One of Claire Messud’s notebooks. She writes her novels in longhand.
For about 12 hours after I landed, LA felt strange all over again. The 70-degree weather felt miraculous as opposed to routine, and the freeway system felt unfamiliar as opposed to grinding. I can’t sustain the feeling, but I’m grateful for it after every long vacation. I still love you, Los Angeles.
An inside look at Dust to Dust, the best track off of The Civil Wars’ latest album. According to iTunes, I’ve played this 122 times in the last 2 weeks and counting. The world may never see this song performed live. It breaks my heart.
Mosquita Y Mari is sublime, heartbreaking, and beautiful. For all the nerdy bookish girls growing up in the projects trying to break the cycle; for love; and especially for you, Los Angeles.
Emeli Sande - Read All About It Pt.III
I was walking in London when I heard this song for the first time. I was getting on the tube (the Victoria station maybe) when this came on and the first line hit so hard I literally stopped walking. I had it on repeat for the remainder of the trip, because I needed to hear that line again and again. I still do.
Elvis Costello and Mumford & Sons cover the boss’ The Ghost of Tom Joad.
Good Girl Dinette’s owner, Diep Tran, absolutely kills this interview, calling out all the racism that comes with talking about Vietnamese food, staying real to the Viet Am experience, and generally laying waste to all the other foodie bullshit. I just about died when she said, “what they don’t know is that I opened this restaurant for dykes.”
Squid Ink: Maybe that’s a good place to start. What questions aren’t you asked?
Diep Tran: I feel like they [interviewers] always ask something about my heritage. It’s always coded as my “community,” and they always talk about it as it being an ethnic community. And they don’t know that I opened up the Dinette, really, for dykes, you know?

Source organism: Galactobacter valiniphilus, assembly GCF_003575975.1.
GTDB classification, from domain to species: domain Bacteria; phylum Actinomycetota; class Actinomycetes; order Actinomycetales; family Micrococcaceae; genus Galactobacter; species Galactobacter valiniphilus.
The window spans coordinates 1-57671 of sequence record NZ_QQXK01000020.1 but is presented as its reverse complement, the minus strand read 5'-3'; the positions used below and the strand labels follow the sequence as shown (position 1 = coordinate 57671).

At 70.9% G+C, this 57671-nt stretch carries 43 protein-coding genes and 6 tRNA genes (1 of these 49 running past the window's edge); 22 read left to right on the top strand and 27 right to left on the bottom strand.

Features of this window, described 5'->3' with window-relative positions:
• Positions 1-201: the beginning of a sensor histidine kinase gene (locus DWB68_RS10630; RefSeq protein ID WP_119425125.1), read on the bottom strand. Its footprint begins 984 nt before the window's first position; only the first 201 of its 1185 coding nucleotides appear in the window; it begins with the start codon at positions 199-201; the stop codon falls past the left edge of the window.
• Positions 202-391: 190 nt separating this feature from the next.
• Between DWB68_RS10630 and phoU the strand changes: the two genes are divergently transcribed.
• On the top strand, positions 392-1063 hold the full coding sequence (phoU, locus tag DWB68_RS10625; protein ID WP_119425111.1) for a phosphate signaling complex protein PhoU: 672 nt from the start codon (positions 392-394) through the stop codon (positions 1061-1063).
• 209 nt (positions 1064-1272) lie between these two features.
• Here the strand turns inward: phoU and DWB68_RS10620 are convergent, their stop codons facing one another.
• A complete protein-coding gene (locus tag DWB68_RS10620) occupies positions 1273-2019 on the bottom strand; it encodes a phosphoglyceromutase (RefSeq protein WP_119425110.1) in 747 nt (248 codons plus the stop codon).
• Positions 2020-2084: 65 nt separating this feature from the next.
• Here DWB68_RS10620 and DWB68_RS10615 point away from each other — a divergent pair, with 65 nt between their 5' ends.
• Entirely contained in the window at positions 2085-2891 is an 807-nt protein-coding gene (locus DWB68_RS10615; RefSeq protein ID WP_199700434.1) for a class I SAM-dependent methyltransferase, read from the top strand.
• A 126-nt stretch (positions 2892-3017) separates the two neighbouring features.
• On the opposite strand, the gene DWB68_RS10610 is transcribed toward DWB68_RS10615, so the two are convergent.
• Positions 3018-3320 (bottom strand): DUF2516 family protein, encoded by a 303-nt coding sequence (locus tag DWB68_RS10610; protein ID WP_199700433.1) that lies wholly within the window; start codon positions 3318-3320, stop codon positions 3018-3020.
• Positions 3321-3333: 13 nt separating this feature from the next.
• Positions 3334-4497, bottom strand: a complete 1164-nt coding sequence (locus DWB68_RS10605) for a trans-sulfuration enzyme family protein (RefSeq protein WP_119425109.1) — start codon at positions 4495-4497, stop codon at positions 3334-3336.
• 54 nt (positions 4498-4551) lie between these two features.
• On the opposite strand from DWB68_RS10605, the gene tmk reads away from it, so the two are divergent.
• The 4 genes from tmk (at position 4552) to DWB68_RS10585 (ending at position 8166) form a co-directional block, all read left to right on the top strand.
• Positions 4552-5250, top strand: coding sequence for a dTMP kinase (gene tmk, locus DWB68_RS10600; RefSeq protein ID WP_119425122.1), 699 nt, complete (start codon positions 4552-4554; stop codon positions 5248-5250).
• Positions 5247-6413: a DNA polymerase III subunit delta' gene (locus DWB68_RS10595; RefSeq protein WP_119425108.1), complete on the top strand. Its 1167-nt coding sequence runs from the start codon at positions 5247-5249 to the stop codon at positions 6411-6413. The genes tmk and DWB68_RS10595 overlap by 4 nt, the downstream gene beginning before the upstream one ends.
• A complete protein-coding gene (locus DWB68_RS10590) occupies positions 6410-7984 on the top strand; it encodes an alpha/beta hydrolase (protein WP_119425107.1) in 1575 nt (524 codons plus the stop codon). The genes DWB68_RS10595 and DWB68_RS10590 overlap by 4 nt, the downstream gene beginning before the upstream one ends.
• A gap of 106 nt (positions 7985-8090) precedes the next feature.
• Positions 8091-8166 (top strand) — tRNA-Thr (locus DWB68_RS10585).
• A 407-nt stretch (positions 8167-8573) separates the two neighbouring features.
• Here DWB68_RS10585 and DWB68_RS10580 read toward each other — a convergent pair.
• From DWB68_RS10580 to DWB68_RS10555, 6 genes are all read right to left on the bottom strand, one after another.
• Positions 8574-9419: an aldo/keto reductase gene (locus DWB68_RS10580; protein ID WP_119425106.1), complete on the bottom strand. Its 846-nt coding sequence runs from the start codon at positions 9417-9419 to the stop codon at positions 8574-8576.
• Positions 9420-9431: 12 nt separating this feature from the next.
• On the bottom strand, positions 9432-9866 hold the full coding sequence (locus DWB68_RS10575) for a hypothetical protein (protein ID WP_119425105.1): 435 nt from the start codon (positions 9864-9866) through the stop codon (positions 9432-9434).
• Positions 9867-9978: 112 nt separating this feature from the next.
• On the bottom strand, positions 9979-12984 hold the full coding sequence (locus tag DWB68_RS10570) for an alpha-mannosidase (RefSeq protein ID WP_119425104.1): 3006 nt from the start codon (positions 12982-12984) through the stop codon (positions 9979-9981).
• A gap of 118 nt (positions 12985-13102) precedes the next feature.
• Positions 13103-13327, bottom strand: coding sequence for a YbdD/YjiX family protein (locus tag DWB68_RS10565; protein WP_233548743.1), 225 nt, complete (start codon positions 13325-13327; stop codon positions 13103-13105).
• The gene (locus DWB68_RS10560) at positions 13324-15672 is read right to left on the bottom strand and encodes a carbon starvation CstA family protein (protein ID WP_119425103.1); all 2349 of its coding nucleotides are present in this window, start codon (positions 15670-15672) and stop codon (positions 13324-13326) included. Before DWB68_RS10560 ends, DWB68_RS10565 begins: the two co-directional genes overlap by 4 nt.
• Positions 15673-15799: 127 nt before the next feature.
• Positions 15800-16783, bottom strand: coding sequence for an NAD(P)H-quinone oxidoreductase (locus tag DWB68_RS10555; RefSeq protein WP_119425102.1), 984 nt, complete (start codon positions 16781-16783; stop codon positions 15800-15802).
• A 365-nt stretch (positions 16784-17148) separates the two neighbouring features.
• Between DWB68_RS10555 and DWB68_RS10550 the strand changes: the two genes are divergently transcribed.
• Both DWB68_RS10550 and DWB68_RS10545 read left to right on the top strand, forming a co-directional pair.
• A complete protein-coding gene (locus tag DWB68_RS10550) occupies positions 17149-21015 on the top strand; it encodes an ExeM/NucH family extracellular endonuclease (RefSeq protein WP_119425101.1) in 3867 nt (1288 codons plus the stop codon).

When I was interviewed by Steven Stern for The New York Times, he asked a lot about my grandparents, and my growing up as basically a kitchen slave in various kitchens. He said, “With your restaurant, are you cooking for a different community? Or are your reasons for opening your restaurant different?” And I said, it’s actually not, because I really do believe that my grandparents and my aunts and uncles opened up their restaurant for the community, and it wasn’t just Vietnamese. It was very specific: It was for nguoi bac [Northerners], it was for Catholics of a certain ilk — it was very particular. The idea of community was more nuanced, versus just ethnicity.
I feel like with Vietnamese cuisine, it’s almost like talking about Italy, where there’s so many different regions that you can’t really say there’s one unified Italian food, because it’s so changeable. But people don’t really ask me about that. They ask more of a global question [about Vietnamese cuisine], or they’ll ask where you’re from or where you were born. And, well, just because I was born in the south of Vietnam doesn’t mean I’m a Southerner, at all. So, it’s hard for me, sometimes, when people ask about my heritage, because what are you really asking? I mean, I know exactly what they mean, but I don’t want to answer that question.
S.I.: But how do you answer that question, about heritage? Because to a certain extent, every person runs into that problem of trying to figure out what someone really is intending to ask.
D.T.: Well, every woman of color. Not everybody. If you’re closest to hegemonic society, then you get asked very specific questions about the texture of your bread, or some shit. Otherwise, you get something nebulous.
S.I.: Right, because you know where they’re coming from. And you’re right, all these words are just codes for …
D.T.: For what they can only see. They can only see something, which is your ethnicity, or your gender, or maybe your sexuality.
I think that’s why I struggled with the breakfast menu quite a bit. You want a menu to make sense; it has to have some sort of internal logic. When I was thinking about things I loved, what I wanted on the menu, I thought, Does it seem like a hodgepodge? But in my head, it totally makes sense!
S.I.: No, it doesn’t seem that much like a hodgepodge.
D.T.: Thank you. But that’s the fear, right? The menu for me is a snapshot of what it felt like to grow up in the ’80s, in Cerritos, being Vietnamese. We ate chao and eggs and pâté chaud in the mornings.
S.I.: I love pâté chaud in the mornings.
D.T.: Right? Actually, my favorite — and I could just never figure out a way to make it on the menu without people thinking, “This is bullshit” — but I love just bánh mì and hot condensed milk.